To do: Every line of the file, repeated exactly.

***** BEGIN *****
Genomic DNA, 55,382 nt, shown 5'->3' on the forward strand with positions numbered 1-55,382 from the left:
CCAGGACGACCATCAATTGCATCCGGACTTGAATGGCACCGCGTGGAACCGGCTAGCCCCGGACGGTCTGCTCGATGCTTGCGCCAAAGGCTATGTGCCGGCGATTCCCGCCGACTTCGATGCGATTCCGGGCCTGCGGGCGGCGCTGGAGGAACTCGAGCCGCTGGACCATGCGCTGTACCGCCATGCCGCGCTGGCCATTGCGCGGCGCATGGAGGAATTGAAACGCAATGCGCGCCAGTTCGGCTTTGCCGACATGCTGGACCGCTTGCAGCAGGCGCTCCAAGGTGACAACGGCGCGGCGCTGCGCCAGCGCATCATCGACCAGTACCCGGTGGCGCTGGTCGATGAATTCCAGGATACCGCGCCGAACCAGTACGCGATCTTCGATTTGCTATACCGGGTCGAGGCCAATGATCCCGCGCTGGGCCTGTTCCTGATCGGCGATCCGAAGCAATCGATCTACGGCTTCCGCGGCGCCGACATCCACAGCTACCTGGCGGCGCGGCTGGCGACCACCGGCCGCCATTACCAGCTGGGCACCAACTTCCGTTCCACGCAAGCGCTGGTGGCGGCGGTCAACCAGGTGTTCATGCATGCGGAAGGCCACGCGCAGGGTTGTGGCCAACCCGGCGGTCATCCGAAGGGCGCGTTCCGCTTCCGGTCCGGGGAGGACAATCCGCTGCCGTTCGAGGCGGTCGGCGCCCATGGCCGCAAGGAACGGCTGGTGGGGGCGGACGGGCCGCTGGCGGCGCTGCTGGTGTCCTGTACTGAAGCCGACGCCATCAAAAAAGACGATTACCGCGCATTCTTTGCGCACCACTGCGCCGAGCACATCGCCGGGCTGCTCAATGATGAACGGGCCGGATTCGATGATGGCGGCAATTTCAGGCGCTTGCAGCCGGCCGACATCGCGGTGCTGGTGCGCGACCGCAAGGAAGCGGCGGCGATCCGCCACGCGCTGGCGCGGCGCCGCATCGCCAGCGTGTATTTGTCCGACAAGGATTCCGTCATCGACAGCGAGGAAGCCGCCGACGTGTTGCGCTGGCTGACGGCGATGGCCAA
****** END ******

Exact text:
Genomic DNA, 55,382 nt, shown 5'->3' on the forward strand with positions numbered 1-55,382 from the left:
CCAGGACGACCATCAATTGCATCCGGACTTGAATGGCACCGCGTGGAACCGGCTAGCCCCGGACGGTCTGCTCGATGCTTGCGCCAAAGGCTATGTGCCGGCGATTCCCGCCGACTTCGATGCGATTCCGGGCCTGCGGGCGGCGCTGGAGGAACTCGAGCCGCTGGACCATGCGCTGTACCGCCATGCCGCGCTGGCCATTGCGCGGCGCATGGAGGAATTGAAACGCAATGCGCGCCAGTTCGGCTTTGCCGACATGCTGGACCGCTTGCAGCAGGCGCTCCAAGGTGACAACGGCGCGGCGCTGCGCCAGCGCATCATCGACCAGTACCCGGTGGCGCTGGTCGATGAATTCCAGGATACCGCGCCGAACCAGTACGCGATCTTCGATTTGCTATACCGGGTCGAGGCCAATGATCCCGCGCTGGGCCTGTTCCTGATCGGCGATCCGAAGCAATCGATCTACGGCTTCCGCGGCGCCGACATCCACAGCTACCTGGCGGCGCGGCTGGCGACCACCGGCCGCCATTACCAGCTGGGCACCAACTTCCGTTCCACGCAAGCGCTGGTGGCGGCGGTCAACCAGGTGTTCATGCATGCGGAAGGCCACGCGCAGGGTTGTGGCCAACCCGGCGGTCATCCGAAGGGCGCGTTCCGCTTCCGGTCCGGGGAGGACAATCCGCTGCCGTTCGAGGCGGTCGGCGCCCATGGCCGCAAGGAACGGCTGGTGGGGGCGGACGGGCCGCTGGCGGCGCTGCTGGTGTCCTGTACTGAAGCCGACGCCATCAAAAAAGACGATTACCGCGCATTCTTTGCGCACCACTGCGCCGAGCACATCGCCGGGCTGCTCAATGATGAACGGGCCGGATTCGATGATGGCGGCAATTTCAGGCGCTTGCAGCCGGCCGACATCGCGGTGCTGGTGCGCGACCGCAAGGAAGCGGCGGCGATCCGCCACGCGCTGGCGCGGCGCCGCATCGCCAGCGTGTATTTGTCCGACAAGGATTCCGTCATCGACAGCGAGGAAGCCGCCGACGTGTTGCGCTGGCTGACGGCGATGGCCAA